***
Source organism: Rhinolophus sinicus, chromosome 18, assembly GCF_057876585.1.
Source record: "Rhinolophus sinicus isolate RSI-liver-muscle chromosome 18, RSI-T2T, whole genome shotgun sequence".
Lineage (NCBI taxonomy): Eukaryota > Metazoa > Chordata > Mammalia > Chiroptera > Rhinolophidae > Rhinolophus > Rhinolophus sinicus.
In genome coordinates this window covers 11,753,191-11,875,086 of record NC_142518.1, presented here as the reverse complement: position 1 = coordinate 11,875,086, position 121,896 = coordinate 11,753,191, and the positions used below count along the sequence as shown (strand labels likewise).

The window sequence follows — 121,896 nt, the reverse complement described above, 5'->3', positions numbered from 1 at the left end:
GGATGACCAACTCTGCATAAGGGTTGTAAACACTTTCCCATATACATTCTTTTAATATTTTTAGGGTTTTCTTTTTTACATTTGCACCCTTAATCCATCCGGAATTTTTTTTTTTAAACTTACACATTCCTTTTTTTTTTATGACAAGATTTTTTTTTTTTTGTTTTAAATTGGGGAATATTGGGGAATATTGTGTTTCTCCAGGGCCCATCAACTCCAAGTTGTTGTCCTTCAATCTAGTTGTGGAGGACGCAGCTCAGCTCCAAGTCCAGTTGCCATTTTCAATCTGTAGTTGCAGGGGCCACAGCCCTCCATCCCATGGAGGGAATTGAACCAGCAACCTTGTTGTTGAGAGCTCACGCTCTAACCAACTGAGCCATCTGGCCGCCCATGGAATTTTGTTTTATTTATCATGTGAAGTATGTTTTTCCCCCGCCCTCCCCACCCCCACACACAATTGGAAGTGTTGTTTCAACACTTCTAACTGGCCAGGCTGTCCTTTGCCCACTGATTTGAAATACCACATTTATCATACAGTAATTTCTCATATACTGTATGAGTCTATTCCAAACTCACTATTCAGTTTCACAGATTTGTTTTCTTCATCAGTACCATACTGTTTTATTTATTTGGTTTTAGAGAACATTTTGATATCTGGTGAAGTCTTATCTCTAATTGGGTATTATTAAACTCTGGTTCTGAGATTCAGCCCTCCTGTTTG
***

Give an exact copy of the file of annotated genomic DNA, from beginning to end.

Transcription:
Source organism: Rhinolophus sinicus, chromosome 18, assembly GCF_057876585.1.
Source record: "Rhinolophus sinicus isolate RSI-liver-muscle chromosome 18, RSI-T2T, whole genome shotgun sequence".
Lineage (NCBI taxonomy): Eukaryota > Metazoa > Chordata > Mammalia > Chiroptera > Rhinolophidae > Rhinolophus > Rhinolophus sinicus.
In genome coordinates this window covers 11,753,191-11,875,086 of record NC_142518.1, presented here as the reverse complement: position 1 = coordinate 11,875,086, position 121,896 = coordinate 11,753,191, and the positions used below count along the sequence as shown (strand labels likewise).

The window sequence follows — 121,896 nt, the reverse complement described above, 5'->3', positions numbered from 1 at the left end:
GGATGACCAACTCTGCATAAGGGTTGTAAACACTTTCCCATATACATTCTTTTAATATTTTTAGGGTTTTCTTTTTTACATTTGCACCCTTAATCCATCCGGAATTTTTTTTTTTAAACTTACACATTCCTTTTTTTTTTATGACAAGATTTTTTTTTTTTTGTTTTAAATTGGGGAATATTGGGGAATATTGTGTTTCTCCAGGGCCCATCAACTCCAAGTTGTTGTCCTTCAATCTAGTTGTGGAGGACGCAGCTCAGCTCCAAGTCCAGTTGCCATTTTCAATCTGTAGTTGCAGGGGCCACAGCCCTCCATCCCATGGAGGGAATTGAACCAGCAACCTTGTTGTTGAGAGCTCACGCTCTAACCAACTGAGCCATCTGGCCGCCCATGGAATTTTGTTTTATTTATCATGTGAAGTATGTTTTTCCCCCGCCCTCCCCACCCCCACACACAATTGGAAGTGTTGTTTCAACACTTCTAACTGGCCAGGCTGTCCTTTGCCCACTGATTTGAAATACCACATTTATCATACAGTAATTTCTCATATACTGTATGAGTCTATTCCAAACTCACTATTCAGTTTCACAGATTTGTTTTCTTCATCAGTACCATACTGTTTTATTTATTTGGTTTTAGAGAACATTTTGATATCTGGTGAAGTCTTATCTCTAATTGGGTATTATTAAACTCTGGTTCTGAGATTCAGCCCTCCTGTTTG